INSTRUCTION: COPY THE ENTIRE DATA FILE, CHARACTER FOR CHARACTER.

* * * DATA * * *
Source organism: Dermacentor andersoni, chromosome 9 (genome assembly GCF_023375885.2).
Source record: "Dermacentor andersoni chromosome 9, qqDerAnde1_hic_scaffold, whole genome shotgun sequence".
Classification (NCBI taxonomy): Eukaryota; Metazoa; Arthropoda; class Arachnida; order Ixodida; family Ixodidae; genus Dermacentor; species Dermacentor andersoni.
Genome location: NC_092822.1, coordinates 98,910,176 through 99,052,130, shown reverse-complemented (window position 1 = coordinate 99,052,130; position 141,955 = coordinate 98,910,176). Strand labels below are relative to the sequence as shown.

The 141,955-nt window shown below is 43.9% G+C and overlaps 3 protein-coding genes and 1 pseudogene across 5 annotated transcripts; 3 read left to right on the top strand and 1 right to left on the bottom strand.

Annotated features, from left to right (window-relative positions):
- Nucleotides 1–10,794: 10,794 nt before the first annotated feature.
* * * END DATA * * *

Source organism: Dermacentor andersoni, chromosome 9 (genome assembly GCF_023375885.2).
Source record: "Dermacentor andersoni chromosome 9, qqDerAnde1_hic_scaffold, whole genome shotgun sequence".
Classification (NCBI taxonomy): Eukaryota; Metazoa; Arthropoda; class Arachnida; order Ixodida; family Ixodidae; genus Dermacentor; species Dermacentor andersoni.
Genome location: NC_092822.1, coordinates 98,910,176 through 99,052,130, shown reverse-complemented (window position 1 = coordinate 99,052,130; position 141,955 = coordinate 98,910,176). Strand labels below are relative to the sequence as shown.

The 141,955-nt window shown below is 43.9% G+C and overlaps 3 protein-coding genes and 1 pseudogene across 5 annotated transcripts; 3 read left to right on the top strand and 1 right to left on the bottom strand.

Annotated features, from left to right (window-relative positions):
- Nucleotides 1–10,794: 10,794 nt before the first annotated feature.